Edited: For some reason the comment form isn’t loading on this page. Until I get that fixed, leave a comment on my teaser post HERE. I’ll include all comments on both posts (you only need to comment once–on either post–for each entry!) when I do the drawing! Sorry about that!

Edited again: Comments are fixed; I’m counting the comments left on both posts! Good luck!


It’s Better In The Bahamas

Jim and I just returned from a five-day cruise to the Bahamas. I wish we were still on said cruise to the Bahamas, but unfortunately all good things must come to an end.

While we re-acclimate to our lives here at home, enjoy this picture—one of my favorite shots from the trip— and a little list I made in my head on the way home.

Nassau Bahamas lighthouse

Nassau, Bahamas

What I Will Miss About The Cruise:
1. Not having to make my own dinner
2. Not having to make my own bed
3. Not having to clean my own bathroom
4. Not having to do dishes
5. Fun, delicious drinks that are made with more than two ingredients and sometimes come in whimsical containers
6. Waking up to turquoise waters and beautiful beaches
7. Playing blackjack while believing I will actually come out ahead in the end
8. Leaving the blackjack table with no chips left and just saying, “Oh well!” instead of “OMG! MY MONEEEEEEY!!!”
9. Nightly stand-up comedy shows
10. The Wobble, The Cupid Shuffle, and the Cha Cha Slide daily
11. Pitbull music EVERYWHERE
12. Pizza availability 24/7
13. Lots of walking; feeling like I “got my steps in” every day
14. The ability to order as many starters, sides, and main entrees at dinner as I wanted to (I didn’t go crazy, but COULD HAVE if I wanted to)
15. Chocolate melting cake with ice cream on the side
16. One of our nightly dinner servers, Pande, who greeted Jim and me by name when he saw us elsewhere on the ship
17. Another one of our nightly dinner servers, Baryo, who called me “Mel”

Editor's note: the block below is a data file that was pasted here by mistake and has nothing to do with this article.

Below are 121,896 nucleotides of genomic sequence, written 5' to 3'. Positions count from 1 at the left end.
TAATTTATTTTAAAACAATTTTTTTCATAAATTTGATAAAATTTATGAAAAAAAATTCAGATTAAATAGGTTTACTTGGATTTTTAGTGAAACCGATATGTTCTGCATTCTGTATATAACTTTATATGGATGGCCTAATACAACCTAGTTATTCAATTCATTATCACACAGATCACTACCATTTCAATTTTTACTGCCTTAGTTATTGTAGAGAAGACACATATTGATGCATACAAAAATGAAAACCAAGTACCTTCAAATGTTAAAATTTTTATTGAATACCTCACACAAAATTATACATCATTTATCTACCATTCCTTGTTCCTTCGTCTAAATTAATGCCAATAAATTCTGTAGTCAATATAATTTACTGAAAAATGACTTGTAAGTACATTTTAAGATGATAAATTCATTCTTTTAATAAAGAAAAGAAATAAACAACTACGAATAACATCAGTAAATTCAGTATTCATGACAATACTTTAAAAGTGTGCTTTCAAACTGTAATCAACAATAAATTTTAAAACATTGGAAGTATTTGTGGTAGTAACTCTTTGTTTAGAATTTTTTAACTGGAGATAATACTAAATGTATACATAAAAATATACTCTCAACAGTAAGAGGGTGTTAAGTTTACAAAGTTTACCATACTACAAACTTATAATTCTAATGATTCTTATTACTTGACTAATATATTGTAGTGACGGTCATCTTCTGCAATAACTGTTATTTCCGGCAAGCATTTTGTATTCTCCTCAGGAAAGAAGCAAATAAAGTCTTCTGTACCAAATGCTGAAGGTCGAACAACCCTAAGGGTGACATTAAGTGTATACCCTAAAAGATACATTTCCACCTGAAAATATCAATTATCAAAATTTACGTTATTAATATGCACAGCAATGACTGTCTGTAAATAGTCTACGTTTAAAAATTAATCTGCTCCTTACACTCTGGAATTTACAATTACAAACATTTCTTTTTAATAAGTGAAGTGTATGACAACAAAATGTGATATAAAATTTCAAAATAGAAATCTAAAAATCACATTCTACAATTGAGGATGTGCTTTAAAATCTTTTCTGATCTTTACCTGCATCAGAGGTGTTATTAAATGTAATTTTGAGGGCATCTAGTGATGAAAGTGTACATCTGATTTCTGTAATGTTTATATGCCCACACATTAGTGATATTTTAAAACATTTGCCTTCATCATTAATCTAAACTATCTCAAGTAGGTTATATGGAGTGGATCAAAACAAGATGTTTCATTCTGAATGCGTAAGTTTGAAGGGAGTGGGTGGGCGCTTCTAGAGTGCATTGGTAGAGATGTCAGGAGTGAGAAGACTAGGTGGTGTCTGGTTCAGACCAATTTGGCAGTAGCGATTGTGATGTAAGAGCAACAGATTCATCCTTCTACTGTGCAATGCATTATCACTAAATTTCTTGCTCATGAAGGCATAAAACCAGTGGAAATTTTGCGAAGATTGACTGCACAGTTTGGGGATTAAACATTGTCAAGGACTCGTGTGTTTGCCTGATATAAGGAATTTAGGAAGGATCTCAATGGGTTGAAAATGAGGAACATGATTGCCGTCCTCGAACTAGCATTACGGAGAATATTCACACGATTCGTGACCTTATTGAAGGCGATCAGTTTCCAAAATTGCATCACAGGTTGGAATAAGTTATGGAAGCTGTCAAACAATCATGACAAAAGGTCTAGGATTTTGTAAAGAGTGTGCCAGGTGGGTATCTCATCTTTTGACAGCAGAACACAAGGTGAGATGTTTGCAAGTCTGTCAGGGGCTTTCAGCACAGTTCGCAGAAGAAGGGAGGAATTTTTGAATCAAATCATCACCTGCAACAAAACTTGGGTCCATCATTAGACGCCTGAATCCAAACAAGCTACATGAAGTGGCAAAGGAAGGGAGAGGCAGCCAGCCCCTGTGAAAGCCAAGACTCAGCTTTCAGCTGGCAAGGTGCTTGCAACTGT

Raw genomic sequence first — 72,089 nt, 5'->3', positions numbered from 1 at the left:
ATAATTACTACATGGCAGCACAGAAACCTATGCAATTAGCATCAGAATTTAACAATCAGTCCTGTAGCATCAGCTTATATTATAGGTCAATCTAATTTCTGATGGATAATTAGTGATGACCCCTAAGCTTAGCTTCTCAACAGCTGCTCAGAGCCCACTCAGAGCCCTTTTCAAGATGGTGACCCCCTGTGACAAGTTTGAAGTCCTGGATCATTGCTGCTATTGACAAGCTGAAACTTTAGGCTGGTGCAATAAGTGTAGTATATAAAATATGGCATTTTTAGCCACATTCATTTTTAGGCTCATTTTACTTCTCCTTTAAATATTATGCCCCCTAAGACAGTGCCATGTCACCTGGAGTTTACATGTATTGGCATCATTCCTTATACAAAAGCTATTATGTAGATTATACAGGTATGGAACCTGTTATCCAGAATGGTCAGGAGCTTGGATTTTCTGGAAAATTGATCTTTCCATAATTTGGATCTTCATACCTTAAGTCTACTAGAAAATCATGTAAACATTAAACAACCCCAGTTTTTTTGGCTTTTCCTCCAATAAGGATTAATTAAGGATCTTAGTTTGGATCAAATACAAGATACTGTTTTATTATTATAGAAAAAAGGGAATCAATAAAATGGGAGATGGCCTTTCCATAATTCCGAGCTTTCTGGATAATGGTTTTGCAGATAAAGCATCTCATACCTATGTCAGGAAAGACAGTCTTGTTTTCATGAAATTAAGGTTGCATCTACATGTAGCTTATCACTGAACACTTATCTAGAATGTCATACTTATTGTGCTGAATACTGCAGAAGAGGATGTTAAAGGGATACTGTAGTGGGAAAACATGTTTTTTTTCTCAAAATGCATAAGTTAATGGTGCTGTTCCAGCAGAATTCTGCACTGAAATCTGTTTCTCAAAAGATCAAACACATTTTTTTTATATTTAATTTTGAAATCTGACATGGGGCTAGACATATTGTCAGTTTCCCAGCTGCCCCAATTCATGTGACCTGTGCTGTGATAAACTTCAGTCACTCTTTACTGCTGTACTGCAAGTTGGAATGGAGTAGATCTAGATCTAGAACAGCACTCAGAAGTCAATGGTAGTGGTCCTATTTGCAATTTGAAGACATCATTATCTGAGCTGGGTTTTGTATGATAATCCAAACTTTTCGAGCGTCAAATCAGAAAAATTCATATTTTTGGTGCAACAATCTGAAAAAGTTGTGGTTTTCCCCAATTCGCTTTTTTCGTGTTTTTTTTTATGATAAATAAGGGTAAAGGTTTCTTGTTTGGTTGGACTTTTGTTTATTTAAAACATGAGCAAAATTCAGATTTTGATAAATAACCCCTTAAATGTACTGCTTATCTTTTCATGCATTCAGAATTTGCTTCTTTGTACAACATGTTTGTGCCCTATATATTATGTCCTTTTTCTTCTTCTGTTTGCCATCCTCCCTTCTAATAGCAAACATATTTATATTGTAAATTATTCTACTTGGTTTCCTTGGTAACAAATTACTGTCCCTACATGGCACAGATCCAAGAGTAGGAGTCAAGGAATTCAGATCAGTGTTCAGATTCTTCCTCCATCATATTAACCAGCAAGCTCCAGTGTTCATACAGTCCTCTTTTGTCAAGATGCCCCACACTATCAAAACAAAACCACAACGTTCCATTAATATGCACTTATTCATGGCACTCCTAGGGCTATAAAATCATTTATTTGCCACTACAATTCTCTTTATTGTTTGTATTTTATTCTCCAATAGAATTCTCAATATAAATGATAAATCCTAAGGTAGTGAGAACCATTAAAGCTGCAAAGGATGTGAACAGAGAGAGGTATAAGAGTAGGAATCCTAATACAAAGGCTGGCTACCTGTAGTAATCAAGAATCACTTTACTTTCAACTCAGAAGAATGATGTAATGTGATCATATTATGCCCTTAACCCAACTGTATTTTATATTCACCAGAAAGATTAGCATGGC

18. Towel animals in our room each night
19. Chocolates (for sweet dreams) on our bed each night
20. Laying on a lounge chair in the sun, reading and listening to music as if it were my job
21. Not being ruled by a clock
22. Seeing my husband enjoy himself on his first real vacation in a while

What Jim Will NOT Miss About The Cruise:
1. Pitbull music EVERYWHERE


This Is South Beach.

South Beach is enjoying umbrella drinks at one o’clock in the afternoon. And two o’clock. And three o’clock, if you want.

umbrella drink

It’s Ocean Drive, jam-packed with restaurants on one side and the beach on the other.

It’s pulsating beats, scantily-clad dancing girls (and boys).

It’s people working out on the sand. And making out on the sand.

It’s cruising in flashy cars—Jaguars, BMWs, Rolls Royces, Cadillacs—while valets try to get you to park in front of their restaurants because they know people will follow.

It’s cameras and cell phones everywhere, taking pictures of those cars and scantily-clad dancing girls (and boys).

It’s drummers randomly setting up on the beach, whipping up a soundtrack that somehow time your steps…and your hips.

South Beach is the sand and the sea, coral shards rushing ashore with the tide while sea gulls watch for goodies.

South Beach